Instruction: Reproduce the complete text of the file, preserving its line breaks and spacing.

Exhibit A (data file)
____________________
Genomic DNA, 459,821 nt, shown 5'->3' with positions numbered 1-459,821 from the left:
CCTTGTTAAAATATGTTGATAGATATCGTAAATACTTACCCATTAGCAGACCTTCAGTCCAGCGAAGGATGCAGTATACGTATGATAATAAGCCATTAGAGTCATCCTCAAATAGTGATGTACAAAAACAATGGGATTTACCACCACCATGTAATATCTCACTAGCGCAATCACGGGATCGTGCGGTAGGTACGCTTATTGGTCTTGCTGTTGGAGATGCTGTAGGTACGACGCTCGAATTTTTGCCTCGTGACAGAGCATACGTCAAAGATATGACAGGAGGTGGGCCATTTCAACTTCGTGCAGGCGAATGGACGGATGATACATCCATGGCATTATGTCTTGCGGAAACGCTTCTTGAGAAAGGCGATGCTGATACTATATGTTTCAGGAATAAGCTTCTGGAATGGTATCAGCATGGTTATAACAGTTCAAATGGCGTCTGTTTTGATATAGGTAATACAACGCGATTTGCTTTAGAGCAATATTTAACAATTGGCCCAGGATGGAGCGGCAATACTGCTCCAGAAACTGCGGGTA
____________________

Genomic DNA, 459,821 nt, shown 5'->3' with positions numbered 1-459,821 from the left:
CCTTGTTAAAATATGTTGATAGATATCGTAAATACTTACCCATTAGCAGACCTTCAGTCCAGCGAAGGATGCAGTATACGTATGATAATAAGCCATTAGAGTCATCCTCAAATAGTGATGTACAAAAACAATGGGATTTACCACCACCATGTAATATCTCACTAGCGCAATCACGGGATCGTGCGGTAGGTACGCTTATTGGTCTTGCTGTTGGAGATGCTGTAGGTACGACGCTCGAATTTTTGCCTCGTGACAGAGCATACGTCAAAGATATGACAGGAGGTGGGCCATTTCAACTTCGTGCAGGCGAATGGACGGATGATACATCCATGGCATTATGTCTTGCGGAAACGCTTCTTGAGAAAGGCGATGCTGATACTATATGTTTCAGGAATAAGCTTCTGGAATGGTATCAGCATGGTTATAACAGTTCAAATGGCGTCTGTTTTGATATAGGTAATACAACGCGATTTGCTTTAGAGCAATATTTAACAATTGGCCCAGGATGGAGCGGCAATACTGCTCCAGAAACTGCGGGTA